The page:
• CHGCURLIB LIB(your-library) to set the library where the file and source members will be compiled
  • RUNSQLSTM SRCFILE(QSQLSRC) SRCMBR(CUSTADRP) to create the database table
  • CRTDSPF FILE(CUSTSERVD) SRCFILE(QDDSSRC) to create the Universal Display file
  • CRTSQLRPGI OBJ(CUSTSERVR) DBGVIEW(*SOURCE) SRCFILE(QRPGLESRC) to create the RPG program
  • CRTBNDCL PGM(CUSTSERVCL) SRCFILE(QCLSRC) to create the CL program
  • Use the PUIWRKMAP command to add your mapping for the Universal Display File. Click "Add" and use these values:
    • URI MAPPING: /custserv
    • LIBRARY: your-library
    • PROGRAM: CUSTSERVCL
    • SIGNON: No
    If you cannot use PUIWRKMAP, you can add these to the PUIMAPP table yourself. Details can be found under Using the Web Connector.

Trying the Example

This example program is a web service provider (or "API") only. Writing a program to consume this service is left as an exercise for the reader. An easy way to test it would be to use a web service testing tool such as SoapUI or PostMan.

Retrieve Example:

  • Make a GET request to http://your-system:port/profoundui/universal/custserv/1234
  • Try adding an 'Accept' header set to 'application/xml' or 'application/json' to test getting a response in XML or JSON format.
  • The above example URI ends in 1234, which is the customer number.  Try using 1000 or 2000 to retrieve different customers.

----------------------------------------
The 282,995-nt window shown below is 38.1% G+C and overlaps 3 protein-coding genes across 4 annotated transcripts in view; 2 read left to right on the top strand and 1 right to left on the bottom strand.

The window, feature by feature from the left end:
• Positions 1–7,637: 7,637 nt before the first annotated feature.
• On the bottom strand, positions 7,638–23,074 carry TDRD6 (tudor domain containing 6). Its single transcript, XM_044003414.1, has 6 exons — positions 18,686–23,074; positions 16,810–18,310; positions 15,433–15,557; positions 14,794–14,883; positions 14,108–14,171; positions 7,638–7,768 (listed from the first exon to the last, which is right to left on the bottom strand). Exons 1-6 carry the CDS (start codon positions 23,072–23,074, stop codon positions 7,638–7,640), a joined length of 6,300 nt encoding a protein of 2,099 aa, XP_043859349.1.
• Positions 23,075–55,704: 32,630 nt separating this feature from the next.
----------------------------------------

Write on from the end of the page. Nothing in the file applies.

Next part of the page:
Update Example:

  • Try a PUT request to update the customer's address.  You will need to send a JSON or XML document in the request body. Depending on the tool you're using, it may be necessary to tell the tool that the data is "application/json" or "application/xml" (text/xml will also work for XML) so that it understands the format of the data you're sending.


    JSON format:

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    {
        "cust": {
            "name": "ACME Inc",
            "address": {
                "street": "123 Sesame Street",
                "city": "New York",
                "state": "NY",
                "postal": "12345-4321"
            }
        }
    }

    XML format:

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    languagehtml/xml
    <custService>
        <cust>
            <name>ACME Inc</name>
            <address>
                <street>123 Sesame Street</street>
                <city>New York</city>
                <state>NY</state>
                <postal>12345-4321</postal>
            </address>
        </cust>
    </custService>
  • You can change the name or address in your XML or JSON document to update the database. The API should return a document in the same format to show you the updated data.